Chronic Kidney Disease in Pets
By: Jessica Groeneweg, DVM
Kidney Disease is a concern in our pets, both dogs and cats. However, cats are more likely to have kidney disease at some point. Over 30% of cats will have kidney disease at any age in their lives. When cats get older, almost half of the cat population acquires some form or stage of kidney disease. This causes sickness and death in many cats.
The kidneys are a set of two bean-shaped organs—one on either side of the abdomen. These organs have many functions in the body, the least of which is filtering the blood from waste products that the body produces. The kidneys also have functions in metabolism, red blood cell production, essential absorption, and regulation of blood pressure.
Kidney damage can have many causes. Different parts of the kidney can be damaged. To understand this, you need to understand a bit about how the kidney is designed. It is made up of thousands of microscopic parts. Nephrons are the functional aspect of the kidney. The nephrons include a glomerulus, a section that filters waste from the blood. Blood gets sent through very small capillaries to the glomerulus, then 5% of the blood, plasma, and waste is sent to the tubule. This is the start of urine. The tubules absorb and process this primary urine to reabsorb water, electrolytes, proteins, and other things the body needs. The rest is sent down ureters to the urinary bladder where it is then sent out of the body as waste.
When the kidneys get damaged, the glomerulus, the tubules, or other aspects of the kidney can deteriorate. If this deterioration is ongoing for more than 3 months, it is considered chronic.
Chronic kidney disease has many risk factors. Some of these include:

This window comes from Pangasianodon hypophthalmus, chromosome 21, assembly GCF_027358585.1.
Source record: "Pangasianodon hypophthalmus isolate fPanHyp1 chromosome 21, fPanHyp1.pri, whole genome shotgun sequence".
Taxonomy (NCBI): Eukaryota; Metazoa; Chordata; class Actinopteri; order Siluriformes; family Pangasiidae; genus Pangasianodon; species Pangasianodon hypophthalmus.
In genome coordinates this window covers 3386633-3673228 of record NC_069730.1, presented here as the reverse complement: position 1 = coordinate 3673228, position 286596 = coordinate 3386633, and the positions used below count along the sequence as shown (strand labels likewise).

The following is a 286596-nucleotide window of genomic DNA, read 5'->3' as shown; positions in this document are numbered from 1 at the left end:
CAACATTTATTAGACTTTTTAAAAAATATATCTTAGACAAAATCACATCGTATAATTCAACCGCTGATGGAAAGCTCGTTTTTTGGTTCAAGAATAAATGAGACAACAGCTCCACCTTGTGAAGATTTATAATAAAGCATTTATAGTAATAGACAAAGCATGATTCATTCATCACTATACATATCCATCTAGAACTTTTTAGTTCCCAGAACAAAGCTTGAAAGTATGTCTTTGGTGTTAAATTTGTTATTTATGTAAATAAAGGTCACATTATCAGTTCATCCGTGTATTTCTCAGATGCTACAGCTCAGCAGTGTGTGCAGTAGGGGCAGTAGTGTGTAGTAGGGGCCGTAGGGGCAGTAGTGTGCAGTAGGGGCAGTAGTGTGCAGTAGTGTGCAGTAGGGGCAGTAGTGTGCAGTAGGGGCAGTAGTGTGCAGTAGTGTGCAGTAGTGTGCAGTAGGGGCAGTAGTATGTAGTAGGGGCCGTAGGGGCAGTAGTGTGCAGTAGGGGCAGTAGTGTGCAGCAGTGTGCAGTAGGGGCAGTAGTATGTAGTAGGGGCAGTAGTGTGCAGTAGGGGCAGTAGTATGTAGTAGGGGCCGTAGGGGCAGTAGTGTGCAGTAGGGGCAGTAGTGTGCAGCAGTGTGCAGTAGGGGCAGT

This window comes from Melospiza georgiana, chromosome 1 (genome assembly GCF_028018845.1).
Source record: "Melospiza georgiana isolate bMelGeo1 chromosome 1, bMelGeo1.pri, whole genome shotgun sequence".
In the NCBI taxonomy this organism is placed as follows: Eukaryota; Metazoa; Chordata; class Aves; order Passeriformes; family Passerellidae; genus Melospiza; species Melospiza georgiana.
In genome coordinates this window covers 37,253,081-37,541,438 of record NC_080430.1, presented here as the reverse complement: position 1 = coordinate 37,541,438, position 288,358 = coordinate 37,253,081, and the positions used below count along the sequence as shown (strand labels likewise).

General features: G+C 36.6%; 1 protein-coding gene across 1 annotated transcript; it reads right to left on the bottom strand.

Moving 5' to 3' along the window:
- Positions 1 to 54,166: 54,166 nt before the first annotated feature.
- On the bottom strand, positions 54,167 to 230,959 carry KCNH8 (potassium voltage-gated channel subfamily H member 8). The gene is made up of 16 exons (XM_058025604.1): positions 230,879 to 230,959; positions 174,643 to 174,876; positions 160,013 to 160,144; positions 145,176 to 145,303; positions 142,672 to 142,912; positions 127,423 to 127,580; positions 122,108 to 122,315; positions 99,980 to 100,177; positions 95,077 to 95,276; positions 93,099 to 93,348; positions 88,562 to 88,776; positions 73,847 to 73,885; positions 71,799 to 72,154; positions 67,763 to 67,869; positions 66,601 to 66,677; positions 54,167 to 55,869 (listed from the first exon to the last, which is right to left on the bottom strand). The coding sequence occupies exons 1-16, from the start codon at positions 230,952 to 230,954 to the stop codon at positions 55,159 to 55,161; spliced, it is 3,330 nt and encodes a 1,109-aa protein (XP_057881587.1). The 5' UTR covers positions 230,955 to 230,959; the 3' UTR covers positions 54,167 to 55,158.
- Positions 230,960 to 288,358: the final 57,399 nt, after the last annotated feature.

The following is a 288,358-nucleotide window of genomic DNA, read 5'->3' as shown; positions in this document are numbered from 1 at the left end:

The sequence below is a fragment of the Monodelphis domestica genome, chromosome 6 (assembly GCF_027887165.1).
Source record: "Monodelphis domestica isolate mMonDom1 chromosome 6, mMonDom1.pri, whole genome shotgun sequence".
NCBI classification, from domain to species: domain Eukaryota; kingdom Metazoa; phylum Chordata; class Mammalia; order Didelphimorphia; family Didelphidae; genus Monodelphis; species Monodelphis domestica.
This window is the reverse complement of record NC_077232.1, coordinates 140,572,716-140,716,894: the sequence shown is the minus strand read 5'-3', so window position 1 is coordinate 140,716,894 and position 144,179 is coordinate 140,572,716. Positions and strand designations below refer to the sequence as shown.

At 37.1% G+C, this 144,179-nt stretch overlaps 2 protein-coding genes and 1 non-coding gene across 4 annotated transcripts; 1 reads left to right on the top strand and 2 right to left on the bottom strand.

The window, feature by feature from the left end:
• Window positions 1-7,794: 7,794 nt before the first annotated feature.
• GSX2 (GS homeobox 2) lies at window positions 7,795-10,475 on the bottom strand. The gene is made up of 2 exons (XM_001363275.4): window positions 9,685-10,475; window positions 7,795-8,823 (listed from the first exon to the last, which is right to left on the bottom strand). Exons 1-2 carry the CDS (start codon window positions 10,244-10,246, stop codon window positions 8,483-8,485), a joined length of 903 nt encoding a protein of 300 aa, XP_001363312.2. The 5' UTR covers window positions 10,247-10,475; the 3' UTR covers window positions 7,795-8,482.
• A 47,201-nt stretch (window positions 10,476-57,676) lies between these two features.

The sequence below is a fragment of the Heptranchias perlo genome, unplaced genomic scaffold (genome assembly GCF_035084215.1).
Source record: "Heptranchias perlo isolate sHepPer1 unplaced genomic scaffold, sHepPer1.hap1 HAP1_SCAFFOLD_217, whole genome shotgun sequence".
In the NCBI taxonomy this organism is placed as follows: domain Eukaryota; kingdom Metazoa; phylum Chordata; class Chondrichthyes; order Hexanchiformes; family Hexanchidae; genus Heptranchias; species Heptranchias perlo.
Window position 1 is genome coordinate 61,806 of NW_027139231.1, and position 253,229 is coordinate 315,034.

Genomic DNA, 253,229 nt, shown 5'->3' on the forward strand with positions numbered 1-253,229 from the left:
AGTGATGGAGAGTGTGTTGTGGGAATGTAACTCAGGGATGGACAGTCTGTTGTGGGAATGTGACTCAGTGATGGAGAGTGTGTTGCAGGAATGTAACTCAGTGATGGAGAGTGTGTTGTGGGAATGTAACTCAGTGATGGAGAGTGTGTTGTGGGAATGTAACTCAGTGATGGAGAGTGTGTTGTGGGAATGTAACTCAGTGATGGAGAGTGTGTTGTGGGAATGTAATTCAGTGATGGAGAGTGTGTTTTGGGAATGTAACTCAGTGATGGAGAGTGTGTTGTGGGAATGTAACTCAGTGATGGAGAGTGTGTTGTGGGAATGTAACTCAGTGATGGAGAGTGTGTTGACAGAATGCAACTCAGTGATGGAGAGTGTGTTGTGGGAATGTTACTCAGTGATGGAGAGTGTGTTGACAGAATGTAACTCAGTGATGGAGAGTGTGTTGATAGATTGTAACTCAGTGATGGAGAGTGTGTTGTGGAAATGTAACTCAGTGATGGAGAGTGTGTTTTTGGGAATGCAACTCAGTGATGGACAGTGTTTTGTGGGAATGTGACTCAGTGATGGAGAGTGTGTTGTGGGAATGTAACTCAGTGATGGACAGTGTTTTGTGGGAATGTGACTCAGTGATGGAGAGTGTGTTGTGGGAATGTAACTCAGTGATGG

- breed (especially Persian, Main Coon, Abyssinian, Siamese, Burmese, and others)
- acute kidney disease (infection, toxin, NSAIDs, etc)
- thin body condition
- dental disease
Most cats won’t show symptoms of chronic kidney disease until over 70% of the kidney is no longer functional. Signs can include:
- decreased appetite
- weight loss
- increased drinking and urination
- bad breath
- oral ulcers
- seizures, etc
What you need to know:
- Chronic kidney disease is irreversible. With treatment, the disease process can be slowed down, giving your cat comfort, decreased pain and suffering, and a longer life.
- If it is an acute kidney disease, aggressive management can either reverse it or improve it.
- Chemistries are needed to look at kidney function, hematologies to assess the red blood cell count, and urine analysis to check current kidney function and its associated problems.
- There is now a test for a new value called SDMA that detects early kidney disease.
Routine bloodwork—especially in older animals—is recommended to prevent advanced kidney disease, among many other underlying diseases and illnesses that clinically healthy animals can be hiding inside. See your veterinarian for yearly bloodwork and physical exams.